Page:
December 10th, 2019
December 10th, 2019
QUEEN’S PARK – NDP MPP Jeff Burch (Niagara Centre) has announced a new private member’s bill to regulate supportive living homes.
The Protecting Vulnerable Persons in Supportive Living Accommodation Bill provides a framework for operators and sets minimum standards that must be met so that tenants are no longer at risk.
“Residents of supportive living homes are some of the most vulnerable people in our province, and deserve to be protected.
“The sector remains unregulated with no minimum standards of care. We’ve heard too many shocking stories of high-risk adults and seniors being mistreated, neglected and left to live in deplorable conditions,” said Burch on Tuesday during a press conference at the Ontario legislature.
“When things go wrong there is nowhere for residents and their families to turn, and these unlicensed private operators are allowed to carry on offering inadequate care to others.
“This legislation will finally require operators to be licensed to ensure all Ontarians in supportive living homes receive a high standard of quality of care, food and accommodation.”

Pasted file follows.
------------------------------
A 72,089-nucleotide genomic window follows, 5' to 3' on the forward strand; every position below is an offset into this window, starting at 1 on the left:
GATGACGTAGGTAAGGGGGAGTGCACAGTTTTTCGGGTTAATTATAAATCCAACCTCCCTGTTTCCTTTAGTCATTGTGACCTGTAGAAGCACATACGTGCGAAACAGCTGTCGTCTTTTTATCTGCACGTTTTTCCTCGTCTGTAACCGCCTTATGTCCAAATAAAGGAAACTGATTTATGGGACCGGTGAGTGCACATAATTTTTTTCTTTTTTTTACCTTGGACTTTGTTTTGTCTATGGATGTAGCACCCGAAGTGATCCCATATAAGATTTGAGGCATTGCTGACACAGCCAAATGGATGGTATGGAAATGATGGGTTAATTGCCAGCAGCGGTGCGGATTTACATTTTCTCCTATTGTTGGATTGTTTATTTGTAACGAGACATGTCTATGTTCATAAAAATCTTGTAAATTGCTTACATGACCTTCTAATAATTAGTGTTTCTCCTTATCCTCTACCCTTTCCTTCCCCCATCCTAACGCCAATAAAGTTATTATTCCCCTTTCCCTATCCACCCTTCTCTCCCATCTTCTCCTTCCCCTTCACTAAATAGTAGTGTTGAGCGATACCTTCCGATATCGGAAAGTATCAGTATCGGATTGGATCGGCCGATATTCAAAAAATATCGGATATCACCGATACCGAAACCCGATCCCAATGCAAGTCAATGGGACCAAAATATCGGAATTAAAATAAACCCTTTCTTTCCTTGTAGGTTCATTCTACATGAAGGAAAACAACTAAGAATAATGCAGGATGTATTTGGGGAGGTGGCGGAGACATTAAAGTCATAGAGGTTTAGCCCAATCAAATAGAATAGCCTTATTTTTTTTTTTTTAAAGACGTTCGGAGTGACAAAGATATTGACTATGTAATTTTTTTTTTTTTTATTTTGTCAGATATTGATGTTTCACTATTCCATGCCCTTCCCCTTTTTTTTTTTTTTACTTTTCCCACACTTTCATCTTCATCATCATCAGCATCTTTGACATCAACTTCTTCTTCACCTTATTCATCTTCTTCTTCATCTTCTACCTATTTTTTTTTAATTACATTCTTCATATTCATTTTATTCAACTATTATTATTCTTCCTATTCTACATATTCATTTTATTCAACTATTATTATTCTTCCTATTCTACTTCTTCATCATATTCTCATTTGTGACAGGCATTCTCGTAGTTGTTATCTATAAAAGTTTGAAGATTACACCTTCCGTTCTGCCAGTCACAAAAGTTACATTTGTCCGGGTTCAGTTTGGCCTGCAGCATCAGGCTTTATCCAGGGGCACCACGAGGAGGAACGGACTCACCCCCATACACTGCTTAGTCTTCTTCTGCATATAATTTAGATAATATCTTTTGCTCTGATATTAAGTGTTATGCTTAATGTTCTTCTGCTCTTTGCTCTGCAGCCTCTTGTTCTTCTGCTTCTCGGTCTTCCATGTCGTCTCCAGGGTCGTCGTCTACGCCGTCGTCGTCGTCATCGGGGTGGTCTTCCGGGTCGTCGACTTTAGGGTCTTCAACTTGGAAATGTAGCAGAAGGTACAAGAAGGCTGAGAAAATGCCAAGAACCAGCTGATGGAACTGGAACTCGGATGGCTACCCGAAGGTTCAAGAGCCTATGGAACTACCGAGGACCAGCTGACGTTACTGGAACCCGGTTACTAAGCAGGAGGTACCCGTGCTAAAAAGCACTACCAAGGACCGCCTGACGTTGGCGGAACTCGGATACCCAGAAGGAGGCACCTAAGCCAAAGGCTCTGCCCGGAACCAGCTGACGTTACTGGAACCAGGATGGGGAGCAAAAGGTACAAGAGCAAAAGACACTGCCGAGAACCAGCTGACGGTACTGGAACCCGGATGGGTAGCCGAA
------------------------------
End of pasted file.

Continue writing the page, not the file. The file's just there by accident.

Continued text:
Supportive living homes include low-income seniors and people with disabilities who need assistance to live on their own, and also provide accommodation for people experiencing mental health and addictions issues.
Burch was joined at the press conference by Karen Barry, the daughter of a former supportive living home resident, who shared her father’s first-hand experiences as a resident of an unregulated group home.
“In the home my father was placed in, he had to contend with unsanitary conditions, bed bugs in the apartments above him and rodent infestation in the basement below him that was also used for food storage,” said Barry.
“He lived in fear and neglect and he paid a significant amount each month to do so. He ended up living a nightmare that I can't forget, I don't think he can either.”
Burch’s private member’s bill, to be tabled Tuesday, will create a framework for inspection and complaint protocols, introduce new safeguards to protect residents, and will make failure to have a license a punishable offence with fines of up to $1,000 per day.
“Alberta introduced provincial legislation to protect their vulnerable residents living in supportive living facilities almost a decade ago. We need action in Ontario to stop more vulnerable people suffering at the hands of these unlicensed for-profit operators,” added Burch.